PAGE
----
The bankers however noted that SIMTEL has promised to have the banks print the ATMs locally. However, Bruch admitted that SIMTEL has challenges with delivery of ATM cards as the cards are currently printed in South Africa.
Apparently the Johannesburg based company NAMLTECH that has been supplying ATM cards has proven to be inefficient as it prefers handling huge orders from African countries much bigger than Rwanda.
“Rwanda in its entirety does not raise the volume to attract immediate attention, because this company serves the biggest banks in Africa. The volume is too small,” she said.
To address this, SIMTEL is now working with the Central Bank to have the ATM cards personalised locally though the time frame is not yet known when the process will begin.
“This will address the problem of delays as it will take about 2-3 working days to get an ATM card,” she added. A user who preferred to be identified as Moses and banking with BCR also expressed his disappointment.
“I have been frustrated so many times when I try to use my ATM card. Either there is no money and if not the card is “swallowed” or the machine tells you that your account does not have money, or it just apologies that it is not in function,” he said. He went to say, not only had it taken him 4 months to get the card ,but after acquiring it all sorts of issues cropped up.
Moses’ story is a story shared by many Rwandans, as it has been observed that generally ATM services are poor in the county and out of service.
Bruch underscored that part of the problems results from the fact that the use of the ATM facility is still fairly new in the country. She mentioned that a good number of card holders lack the basic skills and knowledge to operate the ATM machine.
“There is still need for education on how to use the machines,” she said.
According to Bruch, ATM cards are rejected for a number of reasons though the cards are largely rejected if a wrong PIN number is entered or if the account does not have sufficient funds.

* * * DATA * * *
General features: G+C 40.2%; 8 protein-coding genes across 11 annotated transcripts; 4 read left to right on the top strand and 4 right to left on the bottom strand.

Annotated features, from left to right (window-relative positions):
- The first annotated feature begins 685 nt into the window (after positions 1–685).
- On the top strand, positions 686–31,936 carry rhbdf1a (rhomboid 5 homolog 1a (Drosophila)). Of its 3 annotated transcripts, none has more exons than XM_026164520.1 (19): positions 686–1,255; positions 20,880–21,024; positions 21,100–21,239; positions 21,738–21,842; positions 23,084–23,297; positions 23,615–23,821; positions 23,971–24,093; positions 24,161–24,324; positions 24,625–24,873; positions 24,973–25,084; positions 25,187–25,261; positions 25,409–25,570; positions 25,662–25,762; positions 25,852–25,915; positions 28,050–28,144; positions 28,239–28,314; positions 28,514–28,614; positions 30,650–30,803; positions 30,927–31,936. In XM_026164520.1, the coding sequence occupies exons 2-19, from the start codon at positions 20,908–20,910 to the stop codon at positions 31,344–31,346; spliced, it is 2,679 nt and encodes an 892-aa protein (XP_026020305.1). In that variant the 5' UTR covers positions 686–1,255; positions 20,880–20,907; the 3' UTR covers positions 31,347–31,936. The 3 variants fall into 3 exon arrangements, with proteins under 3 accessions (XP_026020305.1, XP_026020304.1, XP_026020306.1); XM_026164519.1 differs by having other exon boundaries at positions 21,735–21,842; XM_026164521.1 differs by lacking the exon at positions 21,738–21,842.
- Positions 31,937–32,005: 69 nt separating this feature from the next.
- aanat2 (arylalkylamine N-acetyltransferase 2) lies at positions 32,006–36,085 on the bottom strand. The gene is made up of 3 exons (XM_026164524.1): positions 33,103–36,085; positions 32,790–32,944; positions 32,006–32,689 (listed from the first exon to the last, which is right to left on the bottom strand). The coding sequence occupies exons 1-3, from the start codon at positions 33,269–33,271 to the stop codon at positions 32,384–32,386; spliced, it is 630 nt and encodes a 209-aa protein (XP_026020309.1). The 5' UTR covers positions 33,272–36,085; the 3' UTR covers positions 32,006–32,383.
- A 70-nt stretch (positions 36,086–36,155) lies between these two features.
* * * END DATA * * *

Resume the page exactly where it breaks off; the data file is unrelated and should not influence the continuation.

“It is only on rare occasions that card is rejected due to problems associated with the network,” she said.
The CEO also said concerns over the unstable network should be directed to Rwandatel, as the service provider of the connection that runs the ATM machines.
“We are just as frustrated as the banks. If Rwandatel is unable to provide the connection, it is beyond our control,” she said, responding to a query as to why it had taken her institution so long to connect some banks with the ATM facility.
Rwandatel is the current service provider the connection that allows ATM machines to operate. Reacting to the concerns raised, Rwandatel‘s Publicist, Cleophus Kabasita , defended her company saying that towards the end of last year , the telecom company had to upgrade their capacity to meet the increasing demand for their network.
“This affected our operations as we had to upgrade all our existing customers. We serve over 90 percent of the business community,” she said.
According to SIMTEL, there are only 27 ATM Machines in circulation. SIMTEL is also in charge of the national electronic payment transactions, and operates credit card switch and cash systems in the country.